HUD multifamily properties may be at risk of conversion to market rate or demolition when the property is in poor condition, or where the owner has other properties in extremely poor condition or has committed serious program violations. For properties with a Section 8 contract, this risk may occur at or about the time of contract expiration, or during the contract term. The Section 8 rents of these properties may be at any level, but usually exceed true market "street rents." These properties risk (1) owner default on the mortgage and termination of restrictions or subsidy through HUD’s foreclosure and "property disposition" process and (2) disqualification or termination from the Section 8 program, usually a refusal by HUD to renew the Section 8 contract or a mid-term contract termination.
Foreclosure and Property Disposition
This HUD foreclosure chart outlines the process after an owner of a HUD-insured property defaults on its mortgage. After default, HUD takes an assignment of the mortgage from the original lender in exchange for an insurance payment and becomes the lender for the project. HUD has broad discretion to act to make repairs, take possession and operate the property, terminate or extend the Section 8 contract, and force a change in ownership, where major defaults persist. If HUD is the high bidder at the foreclosure sale, HUD takes title to the property and then tries to sell it through the property disposition program. Laws and regulations cited below provide a framework to preserve the low-income character of the housing through the foreclosure and disposition process. However, since 1995, Congress has also given HUD "flexible" authority, which HUD has typically used to quickly sell the property with few if any use restrictions or subsidies to preserve it, in order to reduce its obligation to subsidize and regulate these properties. HUD may take a number of actions which could be harmful to tenants, including: terminate the Section 8 contract upon foreclosure; sell the project for a nominal amount to a local government interested in redevelopment or demolition; fail to place conditions on a foreclosure sale for competent ownership and management, repairs or continued affordable low-income use; bid low at the foreclosure sale, thus allowing speculative developers to acquire the project.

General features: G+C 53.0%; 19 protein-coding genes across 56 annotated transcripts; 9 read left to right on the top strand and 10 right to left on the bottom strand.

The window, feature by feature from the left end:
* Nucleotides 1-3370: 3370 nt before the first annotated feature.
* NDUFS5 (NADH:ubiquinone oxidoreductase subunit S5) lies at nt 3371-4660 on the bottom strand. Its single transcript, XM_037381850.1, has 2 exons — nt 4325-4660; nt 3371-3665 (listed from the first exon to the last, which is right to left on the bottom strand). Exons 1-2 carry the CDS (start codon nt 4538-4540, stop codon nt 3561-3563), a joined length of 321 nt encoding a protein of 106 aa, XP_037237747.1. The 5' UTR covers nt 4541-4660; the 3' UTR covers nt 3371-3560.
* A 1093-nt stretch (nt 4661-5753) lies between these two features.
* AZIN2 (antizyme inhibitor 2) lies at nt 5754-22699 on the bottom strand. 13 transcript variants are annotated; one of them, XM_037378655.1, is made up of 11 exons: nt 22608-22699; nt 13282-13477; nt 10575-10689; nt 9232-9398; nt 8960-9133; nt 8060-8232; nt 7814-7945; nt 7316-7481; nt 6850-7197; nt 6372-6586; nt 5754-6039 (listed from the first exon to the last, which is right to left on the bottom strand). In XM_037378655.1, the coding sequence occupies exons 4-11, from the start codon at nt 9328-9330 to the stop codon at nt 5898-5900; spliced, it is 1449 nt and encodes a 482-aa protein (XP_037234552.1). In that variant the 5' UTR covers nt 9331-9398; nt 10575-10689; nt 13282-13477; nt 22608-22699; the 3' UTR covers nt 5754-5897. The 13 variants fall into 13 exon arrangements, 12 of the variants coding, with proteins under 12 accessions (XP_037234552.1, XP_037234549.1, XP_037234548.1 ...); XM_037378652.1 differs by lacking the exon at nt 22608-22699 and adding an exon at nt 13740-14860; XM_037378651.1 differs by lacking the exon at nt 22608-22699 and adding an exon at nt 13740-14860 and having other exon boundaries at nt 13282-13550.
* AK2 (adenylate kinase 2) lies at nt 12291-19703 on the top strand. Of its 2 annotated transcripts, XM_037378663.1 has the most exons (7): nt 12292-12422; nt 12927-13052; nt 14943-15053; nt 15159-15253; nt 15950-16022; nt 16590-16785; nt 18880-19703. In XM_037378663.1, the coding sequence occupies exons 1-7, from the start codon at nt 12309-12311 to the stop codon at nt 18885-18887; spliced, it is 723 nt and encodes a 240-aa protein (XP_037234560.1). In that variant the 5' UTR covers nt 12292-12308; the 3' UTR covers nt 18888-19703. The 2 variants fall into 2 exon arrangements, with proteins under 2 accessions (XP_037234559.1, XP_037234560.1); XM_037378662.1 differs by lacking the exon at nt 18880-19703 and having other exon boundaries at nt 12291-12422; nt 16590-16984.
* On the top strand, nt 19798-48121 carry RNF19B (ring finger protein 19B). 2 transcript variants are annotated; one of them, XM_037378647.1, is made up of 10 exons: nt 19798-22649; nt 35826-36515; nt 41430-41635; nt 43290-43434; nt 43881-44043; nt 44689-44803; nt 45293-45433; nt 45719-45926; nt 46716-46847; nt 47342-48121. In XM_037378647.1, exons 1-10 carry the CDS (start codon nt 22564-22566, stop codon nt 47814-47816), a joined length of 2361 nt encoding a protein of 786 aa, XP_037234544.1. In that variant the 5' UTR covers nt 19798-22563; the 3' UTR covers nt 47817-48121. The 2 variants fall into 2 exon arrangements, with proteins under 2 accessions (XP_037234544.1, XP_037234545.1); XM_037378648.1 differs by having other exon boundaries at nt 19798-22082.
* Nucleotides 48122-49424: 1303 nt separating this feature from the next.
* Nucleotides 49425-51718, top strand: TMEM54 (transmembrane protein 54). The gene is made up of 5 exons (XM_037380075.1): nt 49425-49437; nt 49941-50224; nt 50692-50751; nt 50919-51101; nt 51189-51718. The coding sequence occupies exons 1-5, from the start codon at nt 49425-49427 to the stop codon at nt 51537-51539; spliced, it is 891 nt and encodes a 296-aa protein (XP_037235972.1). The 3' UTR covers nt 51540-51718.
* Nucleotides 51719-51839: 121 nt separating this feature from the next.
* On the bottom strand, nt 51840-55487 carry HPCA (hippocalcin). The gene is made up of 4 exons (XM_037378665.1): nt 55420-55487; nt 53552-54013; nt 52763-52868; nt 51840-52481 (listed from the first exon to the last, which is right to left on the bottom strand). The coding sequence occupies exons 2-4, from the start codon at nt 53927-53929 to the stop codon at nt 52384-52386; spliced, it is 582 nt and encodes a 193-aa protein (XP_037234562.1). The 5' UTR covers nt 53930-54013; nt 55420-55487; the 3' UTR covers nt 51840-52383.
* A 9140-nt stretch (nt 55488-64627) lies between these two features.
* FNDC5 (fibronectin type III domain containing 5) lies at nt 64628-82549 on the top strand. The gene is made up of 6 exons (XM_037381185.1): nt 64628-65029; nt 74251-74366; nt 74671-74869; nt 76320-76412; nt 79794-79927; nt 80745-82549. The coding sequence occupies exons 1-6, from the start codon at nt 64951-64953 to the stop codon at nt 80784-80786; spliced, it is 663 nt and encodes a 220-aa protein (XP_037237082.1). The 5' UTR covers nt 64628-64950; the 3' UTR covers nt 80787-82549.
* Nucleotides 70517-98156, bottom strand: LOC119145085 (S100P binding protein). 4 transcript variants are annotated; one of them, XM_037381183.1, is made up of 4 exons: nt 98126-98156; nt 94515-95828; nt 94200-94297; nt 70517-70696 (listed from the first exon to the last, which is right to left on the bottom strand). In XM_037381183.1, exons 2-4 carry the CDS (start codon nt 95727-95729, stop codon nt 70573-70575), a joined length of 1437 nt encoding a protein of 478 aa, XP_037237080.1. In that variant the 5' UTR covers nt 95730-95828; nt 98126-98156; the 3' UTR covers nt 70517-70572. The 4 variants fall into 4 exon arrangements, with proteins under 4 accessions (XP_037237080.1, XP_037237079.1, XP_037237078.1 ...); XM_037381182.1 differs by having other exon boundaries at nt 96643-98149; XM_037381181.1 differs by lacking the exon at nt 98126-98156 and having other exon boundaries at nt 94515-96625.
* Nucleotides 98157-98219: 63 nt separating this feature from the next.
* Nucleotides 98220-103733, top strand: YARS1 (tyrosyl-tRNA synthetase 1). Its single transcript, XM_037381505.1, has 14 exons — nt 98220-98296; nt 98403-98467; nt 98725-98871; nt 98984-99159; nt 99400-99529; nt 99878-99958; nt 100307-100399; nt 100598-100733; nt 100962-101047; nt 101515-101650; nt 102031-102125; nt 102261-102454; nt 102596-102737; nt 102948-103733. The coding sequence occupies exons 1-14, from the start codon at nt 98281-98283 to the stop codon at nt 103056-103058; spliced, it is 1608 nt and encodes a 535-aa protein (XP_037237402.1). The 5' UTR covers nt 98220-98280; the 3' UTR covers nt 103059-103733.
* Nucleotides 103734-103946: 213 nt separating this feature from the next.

Starting in 2005, with perennial enactment of the Schumer Amendment, Congress now requires HUD to maintain any project-based Section 8 contract at foreclosure or disposition sale, unless “infeasible.”
Disqualification or Contract Termination
There are a few ways a property or owner may be disqualified from Section 8, during the contract term or upon expiration: (1) general "suspension or debarment" from all HUD programs (24 C.F.R. Part 24); (2) violation of the terms of the Section 8 Housing Assistance Payments (HAP) contract, resulting in an agency-initiated contract termination; or (3) at the expiration of the term of the contract, HUD or the Participating Administrative Entity (PAE) may "disqualify" the owner or property by refusing to offer a renewal contract to an otherwise eligible and willing owner. This third option can also occur simply because HUD or the PAE finds the cost of rehabilitation to be "too expensive." Renewal of the Section 8 contract and mortgage restructuring under "Mark to Market" may be an important part of a preservation solution for these properties, although the PAE may require transfer to new ownership. The law requires HUD to develop procedures to facilitate the transfer of such properties preferably to tenant-endorsed nonprofit or public owners (MAHRAA §516(e)), with a renewal of the Section 8 contract, but HUD’s rule requires little more than a notice from an owner who is facing imminent disqualification and intends to sell the property (24 C.F.R. § 401.480). In the event of disqualification, tenants will usually receive a short-term notice from HUD or a PHA that the building is being disqualified and they must move, and that they should come in for a Voucher certification appointment. The problems of the building and its impact on the community will rarely be solved by a disqualification alone. Disqualification or termination from the Section 8 program will often precipitate a default and foreclosure on any HUD-insured mortgage, as mentioned above.